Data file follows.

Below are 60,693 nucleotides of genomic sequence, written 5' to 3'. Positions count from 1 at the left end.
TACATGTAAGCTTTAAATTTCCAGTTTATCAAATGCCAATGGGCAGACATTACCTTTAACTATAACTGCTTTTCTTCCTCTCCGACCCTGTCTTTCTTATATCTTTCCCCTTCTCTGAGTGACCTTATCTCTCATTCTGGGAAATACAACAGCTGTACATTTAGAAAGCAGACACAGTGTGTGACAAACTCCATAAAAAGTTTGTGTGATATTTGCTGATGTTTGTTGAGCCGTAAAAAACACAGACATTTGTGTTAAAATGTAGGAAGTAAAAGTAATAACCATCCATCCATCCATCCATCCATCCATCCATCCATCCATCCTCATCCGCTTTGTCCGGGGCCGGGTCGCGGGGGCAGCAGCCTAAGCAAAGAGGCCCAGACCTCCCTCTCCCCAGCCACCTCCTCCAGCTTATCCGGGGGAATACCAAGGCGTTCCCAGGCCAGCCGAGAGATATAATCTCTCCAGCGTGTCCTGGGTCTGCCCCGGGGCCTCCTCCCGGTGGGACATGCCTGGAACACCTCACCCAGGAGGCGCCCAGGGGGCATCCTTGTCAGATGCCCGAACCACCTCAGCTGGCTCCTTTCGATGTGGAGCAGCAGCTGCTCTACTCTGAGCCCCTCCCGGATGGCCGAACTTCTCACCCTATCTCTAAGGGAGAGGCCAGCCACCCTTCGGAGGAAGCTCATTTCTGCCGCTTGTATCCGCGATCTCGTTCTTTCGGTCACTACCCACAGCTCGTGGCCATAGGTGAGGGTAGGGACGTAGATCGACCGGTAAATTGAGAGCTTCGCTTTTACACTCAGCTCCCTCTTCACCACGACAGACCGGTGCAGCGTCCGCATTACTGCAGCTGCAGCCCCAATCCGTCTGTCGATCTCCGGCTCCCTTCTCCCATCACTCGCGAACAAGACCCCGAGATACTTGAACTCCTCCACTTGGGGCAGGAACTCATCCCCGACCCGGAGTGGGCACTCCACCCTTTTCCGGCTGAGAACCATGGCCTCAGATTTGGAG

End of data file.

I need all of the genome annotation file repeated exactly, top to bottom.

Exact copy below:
Below are 60,693 nucleotides of genomic sequence, written 5' to 3'. Positions count from 1 at the left end.
TACATGTAAGCTTTAAATTTCCAGTTTATCAAATGCCAATGGGCAGACATTACCTTTAACTATAACTGCTTTTCTTCCTCTCCGACCCTGTCTTTCTTATATCTTTCCCCTTCTCTGAGTGACCTTATCTCTCATTCTGGGAAATACAACAGCTGTACATTTAGAAAGCAGACACAGTGTGTGACAAACTCCATAAAAAGTTTGTGTGATATTTGCTGATGTTTGTTGAGCCGTAAAAAACACAGACATTTGTGTTAAAATGTAGGAAGTAAAAGTAATAACCATCCATCCATCCATCCATCCATCCATCCATCCATCCATCCTCATCCGCTTTGTCCGGGGCCGGGTCGCGGGGGCAGCAGCCTAAGCAAAGAGGCCCAGACCTCCCTCTCCCCAGCCACCTCCTCCAGCTTATCCGGGGGAATACCAAGGCGTTCCCAGGCCAGCCGAGAGATATAATCTCTCCAGCGTGTCCTGGGTCTGCCCCGGGGCCTCCTCCCGGTGGGACATGCCTGGAACACCTCACCCAGGAGGCGCCCAGGGGGCATCCTTGTCAGATGCCCGAACCACCTCAGCTGGCTCCTTTCGATGTGGAGCAGCAGCTGCTCTACTCTGAGCCCCTCCCGGATGGCCGAACTTCTCACCCTATCTCTAAGGGAGAGGCCAGCCACCCTTCGGAGGAAGCTCATTTCTGCCGCTTGTATCCGCGATCTCGTTCTTTCGGTCACTACCCACAGCTCGTGGCCATAGGTGAGGGTAGGGACGTAGATCGACCGGTAAATTGAGAGCTTCGCTTTTACACTCAGCTCCCTCTTCACCACGACAGACCGGTGCAGCGTCCGCATTACTGCAGCTGCAGCCCCAATCCGTCTGTCGATCTCCGGCTCCCTTCTCCCATCACTCGCGAACAAGACCCCGAGATACTTGAACTCCTCCACTTGGGGCAGGAACTCATCCCCGACCCGGAGTGGGCACTCCACCCTTTTCCGGCTGAGAACCATGGCCTCAGATTTGGAG